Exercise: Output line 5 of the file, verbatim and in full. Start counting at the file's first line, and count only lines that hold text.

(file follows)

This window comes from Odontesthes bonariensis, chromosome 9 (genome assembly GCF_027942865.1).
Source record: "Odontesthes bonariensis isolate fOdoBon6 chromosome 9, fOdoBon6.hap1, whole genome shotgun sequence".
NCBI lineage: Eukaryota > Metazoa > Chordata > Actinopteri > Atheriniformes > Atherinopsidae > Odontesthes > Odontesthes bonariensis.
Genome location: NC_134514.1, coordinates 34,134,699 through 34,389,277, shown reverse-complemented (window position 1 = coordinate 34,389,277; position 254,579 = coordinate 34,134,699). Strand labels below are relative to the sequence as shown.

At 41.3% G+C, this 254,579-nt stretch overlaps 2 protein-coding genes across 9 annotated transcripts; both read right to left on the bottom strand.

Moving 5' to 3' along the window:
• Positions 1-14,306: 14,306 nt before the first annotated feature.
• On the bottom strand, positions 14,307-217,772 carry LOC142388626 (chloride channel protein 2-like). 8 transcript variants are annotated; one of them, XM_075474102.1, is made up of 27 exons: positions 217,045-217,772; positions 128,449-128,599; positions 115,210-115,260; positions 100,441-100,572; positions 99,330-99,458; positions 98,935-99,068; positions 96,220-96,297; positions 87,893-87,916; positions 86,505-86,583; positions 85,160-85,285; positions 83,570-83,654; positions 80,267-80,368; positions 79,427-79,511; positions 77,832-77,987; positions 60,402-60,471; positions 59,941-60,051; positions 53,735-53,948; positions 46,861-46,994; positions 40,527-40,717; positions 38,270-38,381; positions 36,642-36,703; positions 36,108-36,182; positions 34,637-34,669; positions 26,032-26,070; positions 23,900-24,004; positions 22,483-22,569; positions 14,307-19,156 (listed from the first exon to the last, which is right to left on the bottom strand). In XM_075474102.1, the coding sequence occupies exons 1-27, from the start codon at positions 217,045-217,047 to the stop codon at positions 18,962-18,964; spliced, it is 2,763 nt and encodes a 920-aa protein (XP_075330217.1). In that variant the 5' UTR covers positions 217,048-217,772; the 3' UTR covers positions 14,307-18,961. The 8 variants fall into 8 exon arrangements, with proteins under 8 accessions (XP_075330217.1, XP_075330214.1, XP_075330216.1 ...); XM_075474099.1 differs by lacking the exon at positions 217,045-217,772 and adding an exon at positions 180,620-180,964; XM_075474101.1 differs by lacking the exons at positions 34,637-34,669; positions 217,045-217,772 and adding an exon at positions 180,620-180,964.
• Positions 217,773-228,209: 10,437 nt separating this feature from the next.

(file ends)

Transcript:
At 41.3% G+C, this 254,579-nt stretch overlaps 2 protein-coding genes across 9 annotated transcripts; both read right to left on the bottom strand.